Consumer debt in the U.S. currently stands at over $4.6 trillion according to the Federal Reserve. Even families in good financial standing hold considerable debts in their financial portfolios.
So what happens to it when the debt holder dies? Does the debt go away? Does a family member have to pay it? Many people are afraid to serve as the executor of an estate because they believe they may become responsible for the deceased person’s debts.
Liability of the Estate
To understand what happens to debt when we die, we need to understand the concept of an estate. While we sometimes use the term to refer to a large home in the country, an estate is also the term used to describe the assets owned by someone when they pass away. Everyone leaves an estate behind when they die, although the estate may be very small.
The estate is its own entity. An estate must file a tax return. And the estate takes on the responsibility for the debts left behind by the deceased person.
As a practical matter, the executor, estate administrator, or their attorney will file tax returns and pay debts on behalf of the estate during the probate process. But none of these agents will be required to pay those debts from their own personal funds. They pay the debts from the assets held by the estate. In many cases, they need to sell or convert assets to be able to pay all their debts.
When an Estate is Insolvent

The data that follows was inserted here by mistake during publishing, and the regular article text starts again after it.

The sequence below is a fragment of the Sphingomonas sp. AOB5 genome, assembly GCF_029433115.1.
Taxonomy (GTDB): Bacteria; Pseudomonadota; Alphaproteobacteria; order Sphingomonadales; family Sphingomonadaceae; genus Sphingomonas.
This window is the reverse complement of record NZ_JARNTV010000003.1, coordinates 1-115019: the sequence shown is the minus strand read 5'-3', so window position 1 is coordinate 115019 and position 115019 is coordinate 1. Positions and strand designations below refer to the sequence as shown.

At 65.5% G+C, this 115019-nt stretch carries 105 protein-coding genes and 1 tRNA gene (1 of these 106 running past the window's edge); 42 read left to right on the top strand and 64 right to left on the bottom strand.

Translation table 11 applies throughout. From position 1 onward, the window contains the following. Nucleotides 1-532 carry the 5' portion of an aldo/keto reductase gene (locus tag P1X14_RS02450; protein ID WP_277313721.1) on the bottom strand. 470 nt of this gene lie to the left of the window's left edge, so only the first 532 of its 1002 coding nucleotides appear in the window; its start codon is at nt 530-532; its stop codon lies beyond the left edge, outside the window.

If the deceased person owed more money than they owned, the estate is said to be insolvent. Texas probate laws provide specific rules for how creditors should be paid and establish some specific protections for family members.
Executors need to be aware of the rules because failure to follow them could lead to personal liability. They need to provide proper notice to creditors and potential creditors to give them an opportunity to file a claim against the estate. Creditors must also follow rules and file their claims by certain deadlines.
An attorney can provide guidance about how to proceed in compliance with the legal requirements. It may be that some creditors, such as the funeral home, will get paid in full while others may receive partial repayment or none at all, particularly if they fail to file a claim by the deadline.
The Type of Debt Matters
The circumstances surrounding the debt also affect the way it is handled after death. If someone else is a party to the debt, they may end up liable for the entire debt if the estate is unable to pay. A surviving spouse may be liable for any debts contracted during the marriage even if their name is not on any loan documents or accounts. If a debt is secured by property such as a vehicle or home, then the person taking title also takes on responsibility for repaying the loan.
Certain types of debts require special handling. If the deceased person owed child support, for instance, someone acting in the child’s interests can get a judgment from the Family Court for the amount of support the deceased person would have paid if they had lived until the child reached the age of 18. Then that judgment can be used to establish a valid claim against the estate.
An Attorney Can Ensure Debts are Handled Properly
A death in the family often sends creditors to your door at a time when you are overwhelmed with grief and uncertain of your obligations. An attorney can help you answer the concerns of creditors and determine your best path toward managing debts in compliance with Texas rules. For a confidential consultation to learn how The Nordhaus Firm could help you handle debts after a death, contact us today.